"Do you mean that Mrs. or Miss Ashleigh recoils from the engagement with me, and that I should meanly compel them to fulfill it by calling in the public to censure them—if—if- Oh, madam, this is worldly artifice indeed!" "Be good enough to listen to me quietly. I have never yet showed you the letter to Mrs. Ashleigh, written by Lady Haughton, and delivered by Mr. Vigors. That letter I will now show to you; but before doing so I must enter into a preliminary explanation. Lady Haughton is one of those women who love power, and can not obtain it except through wealth and station—by her own intellect never obtain it. When her husband died she was reduced from an income of twelve thousand a year to a jointure of twelve hundred, but with the exclusive guardianship of a young son, a minor, and adequate allowances for the charge ; she continued, therefore, to preside as mistress over the establishments in town and country; still had the administration of her son's wealth and rank. She stinted his education in order to maintain her ascendency over him. He became a brainless prodigal—spendthrift alike of health and fortune. Alarmed, she saw that probably he would die young and a beggar; his only hope of reform was in marriage. She reluctantly resolved to marry him to a penniless, well-born, soft-minded young lady whom she knew she could control : just before this marriage was to take place he died, from a mad steeple-chase, in a drunken fit. The Haughton estate passed to his cousin, the luckiest young man alive; the same Ashleigh Sumner who had already succeeded, in default of male issue, to poor Gilbert Ashleigh's landed possessions. Over this young man Lady Haughton could expect no influence. She would be a stranger in his house. She then suddenly remembered that she had a beautiful niece. Of that fact Mr. Vigors reminded her. Mr. Vigors and she both thought it would be an excellent thing to bring Ashleigh Sumner and Lilian together. Hence the invitation, and hence my advice to you to secure the hand of Lilian before that invitation is accepted. Now glance at this letter."

Mrs. Poyntz here went to her bureau, found and gave to me Lady Haughton's note to Mrs. Ashleigh.

It was short, couched in conventional terms of hollow affection. The writer blamed herself for having so long neglected her brother's widow and child ; her heart had been wrapped up too much in the son she had lost ; that loss had made her turn to the ties of blood still left to her; she had heard much of Lilian from their common friend, Mr. Vigors ; she longed to embrace so charming a niece. Then followed the invitation and the postscript. The postscript ran thus, so far as I can remember : "Whatever my own grief at my irreparable bereavement, I am no egotist, I keep my sorrow to myself. You will find some pleasant guests at my house, among others our joint connection, young Ashleigh Sumner."

"Woman's postscripts are proverbial for their significance," said Mrs. Poyntz, when I had concluded the letter and laid it on the table ; "and if I did not at once show you this hypocritical effusion, it was simply because at the name Ashleigh Sumner its object became transparent, not perhaps to poor Anne Ashleigh nor to innocent Lilian, but to my knowledge of the parties concerned, and to that shrewd intelligence which you derive partly from nature, partly from the insight into life which a true physician can not fail to acquire. And if I know any thing of you, you would have romantically said, 'Let me not shackle the choice of the woman I love, and to whom an alliance so coveted in the eyes of the world might, if she be left free, be proffered:"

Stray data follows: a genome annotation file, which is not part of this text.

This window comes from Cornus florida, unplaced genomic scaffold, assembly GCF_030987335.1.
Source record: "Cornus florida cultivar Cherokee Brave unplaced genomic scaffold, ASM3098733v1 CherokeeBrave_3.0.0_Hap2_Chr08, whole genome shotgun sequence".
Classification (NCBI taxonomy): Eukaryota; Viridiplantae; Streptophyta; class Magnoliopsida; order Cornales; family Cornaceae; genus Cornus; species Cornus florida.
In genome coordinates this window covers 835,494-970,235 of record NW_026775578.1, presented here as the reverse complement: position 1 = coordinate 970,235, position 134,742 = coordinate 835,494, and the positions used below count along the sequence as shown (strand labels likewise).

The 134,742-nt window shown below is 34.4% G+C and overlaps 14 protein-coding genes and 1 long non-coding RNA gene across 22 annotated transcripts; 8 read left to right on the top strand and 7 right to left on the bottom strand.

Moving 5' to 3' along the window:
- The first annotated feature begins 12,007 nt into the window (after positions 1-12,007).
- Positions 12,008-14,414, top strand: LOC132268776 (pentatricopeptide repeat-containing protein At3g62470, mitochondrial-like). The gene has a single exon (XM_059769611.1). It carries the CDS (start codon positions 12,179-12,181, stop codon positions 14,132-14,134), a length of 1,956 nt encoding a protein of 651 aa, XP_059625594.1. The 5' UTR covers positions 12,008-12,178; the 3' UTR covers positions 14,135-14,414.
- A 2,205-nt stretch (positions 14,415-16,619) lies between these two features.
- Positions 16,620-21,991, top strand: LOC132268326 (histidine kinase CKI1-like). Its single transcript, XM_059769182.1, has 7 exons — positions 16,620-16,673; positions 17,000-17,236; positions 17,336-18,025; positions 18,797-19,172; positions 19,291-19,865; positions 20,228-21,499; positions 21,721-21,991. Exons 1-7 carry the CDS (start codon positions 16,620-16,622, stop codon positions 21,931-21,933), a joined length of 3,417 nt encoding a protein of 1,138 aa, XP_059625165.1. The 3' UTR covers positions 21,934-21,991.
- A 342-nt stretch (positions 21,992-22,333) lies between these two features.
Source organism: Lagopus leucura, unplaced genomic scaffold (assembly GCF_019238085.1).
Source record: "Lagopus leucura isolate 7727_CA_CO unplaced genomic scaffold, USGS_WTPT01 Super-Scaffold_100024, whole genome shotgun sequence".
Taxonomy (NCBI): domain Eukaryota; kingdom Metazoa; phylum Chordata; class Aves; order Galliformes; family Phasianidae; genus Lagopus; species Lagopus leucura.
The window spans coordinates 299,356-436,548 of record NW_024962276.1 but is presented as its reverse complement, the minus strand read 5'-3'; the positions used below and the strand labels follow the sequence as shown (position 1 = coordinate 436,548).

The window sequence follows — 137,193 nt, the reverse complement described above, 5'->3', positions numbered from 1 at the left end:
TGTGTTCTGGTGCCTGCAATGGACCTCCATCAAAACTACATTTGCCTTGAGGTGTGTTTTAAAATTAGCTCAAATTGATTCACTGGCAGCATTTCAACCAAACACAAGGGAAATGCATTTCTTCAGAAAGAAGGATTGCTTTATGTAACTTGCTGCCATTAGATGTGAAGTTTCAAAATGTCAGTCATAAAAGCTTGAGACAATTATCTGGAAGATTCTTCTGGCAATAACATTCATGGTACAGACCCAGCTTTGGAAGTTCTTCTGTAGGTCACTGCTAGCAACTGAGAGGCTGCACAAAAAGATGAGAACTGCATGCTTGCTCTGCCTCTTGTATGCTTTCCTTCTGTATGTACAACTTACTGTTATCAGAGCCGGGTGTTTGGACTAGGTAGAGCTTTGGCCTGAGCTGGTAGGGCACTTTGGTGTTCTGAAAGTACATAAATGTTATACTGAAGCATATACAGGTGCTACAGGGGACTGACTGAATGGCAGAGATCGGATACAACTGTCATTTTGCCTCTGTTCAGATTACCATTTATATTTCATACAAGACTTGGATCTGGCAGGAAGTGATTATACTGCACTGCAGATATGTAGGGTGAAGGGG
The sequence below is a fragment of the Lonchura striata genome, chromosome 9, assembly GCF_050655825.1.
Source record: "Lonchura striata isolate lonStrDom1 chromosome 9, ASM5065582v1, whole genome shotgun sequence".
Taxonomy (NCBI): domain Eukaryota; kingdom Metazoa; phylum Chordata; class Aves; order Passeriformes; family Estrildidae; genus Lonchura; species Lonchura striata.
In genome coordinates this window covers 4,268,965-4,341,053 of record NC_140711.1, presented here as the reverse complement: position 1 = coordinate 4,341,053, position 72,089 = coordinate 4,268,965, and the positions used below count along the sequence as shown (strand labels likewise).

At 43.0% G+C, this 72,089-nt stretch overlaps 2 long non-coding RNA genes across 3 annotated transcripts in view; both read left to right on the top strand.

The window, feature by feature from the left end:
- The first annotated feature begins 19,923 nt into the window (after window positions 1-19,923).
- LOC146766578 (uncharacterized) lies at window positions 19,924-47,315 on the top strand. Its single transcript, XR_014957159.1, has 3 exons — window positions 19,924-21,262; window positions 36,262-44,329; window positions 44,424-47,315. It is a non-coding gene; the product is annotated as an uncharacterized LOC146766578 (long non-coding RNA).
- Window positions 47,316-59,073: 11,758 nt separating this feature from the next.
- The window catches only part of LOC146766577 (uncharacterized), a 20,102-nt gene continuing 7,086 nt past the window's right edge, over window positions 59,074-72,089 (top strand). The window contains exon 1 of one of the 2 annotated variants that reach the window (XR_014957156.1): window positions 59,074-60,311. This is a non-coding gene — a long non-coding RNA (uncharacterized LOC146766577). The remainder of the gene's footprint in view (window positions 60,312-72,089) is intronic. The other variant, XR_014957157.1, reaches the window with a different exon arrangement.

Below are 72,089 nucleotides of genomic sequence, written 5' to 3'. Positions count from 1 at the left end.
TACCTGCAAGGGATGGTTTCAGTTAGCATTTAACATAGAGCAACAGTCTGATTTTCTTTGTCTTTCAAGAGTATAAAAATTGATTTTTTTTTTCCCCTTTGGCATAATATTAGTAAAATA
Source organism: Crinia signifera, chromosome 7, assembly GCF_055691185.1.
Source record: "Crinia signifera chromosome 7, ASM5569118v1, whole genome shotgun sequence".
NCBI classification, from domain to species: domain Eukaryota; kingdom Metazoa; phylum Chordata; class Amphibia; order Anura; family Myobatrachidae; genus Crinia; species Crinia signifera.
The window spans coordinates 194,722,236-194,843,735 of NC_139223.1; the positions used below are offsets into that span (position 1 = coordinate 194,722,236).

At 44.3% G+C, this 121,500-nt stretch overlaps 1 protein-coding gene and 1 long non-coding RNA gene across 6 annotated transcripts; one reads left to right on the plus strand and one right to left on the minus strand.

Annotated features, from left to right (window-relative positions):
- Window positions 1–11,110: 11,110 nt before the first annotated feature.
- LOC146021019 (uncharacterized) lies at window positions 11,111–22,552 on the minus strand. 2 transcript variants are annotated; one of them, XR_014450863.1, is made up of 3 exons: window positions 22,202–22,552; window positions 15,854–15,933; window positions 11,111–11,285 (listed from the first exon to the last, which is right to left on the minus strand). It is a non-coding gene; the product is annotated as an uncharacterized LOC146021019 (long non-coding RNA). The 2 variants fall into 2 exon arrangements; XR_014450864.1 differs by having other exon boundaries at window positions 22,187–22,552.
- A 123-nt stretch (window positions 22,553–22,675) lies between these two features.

"I should not have gathered from the postscript all that you see in it, but had its purport been so suggested to me, you are right, I should have so said. Well, and as Mr. Margrave tells me that you informed him that I have a rival, I am now to conclude that that rival is Mr. Ashleigh Sumner?"

"Has not Mrs. Ashleigh or Lilian mentioned him in writing to you?"

" Yes, both ; Lilian very slightly ; Mrs. Ashleigh with some praise, a a young man of high character, and very courteous to her."

"Yet, though I asked you to come and tell me who were the guests at Lady Houghton's, you never did so."

"Pardon me ; but of the guests I thought nothing, and letters addressed to my heart seemed

the Columbiad. These respective duties were accomplished in the most gallant manner. The "big gun" was disabled without the loss of a man; but the party boarding the schooner lost three men killed and a number wounded, a most galling fire being poured into each boat as it approached. When the schooner had been so effectually set on fire that she could not be saved, the boats hauled off again, and proceeded back to the Colorado—not, however, without giving the crowd of rebels who had, by this time, assembled on the wharf a parting salute of canister. The number of rebels killed in this encounter is not known. but it must have been considerable. A negro, who deserted to one of our vessels, subsequently reported the number at thirty.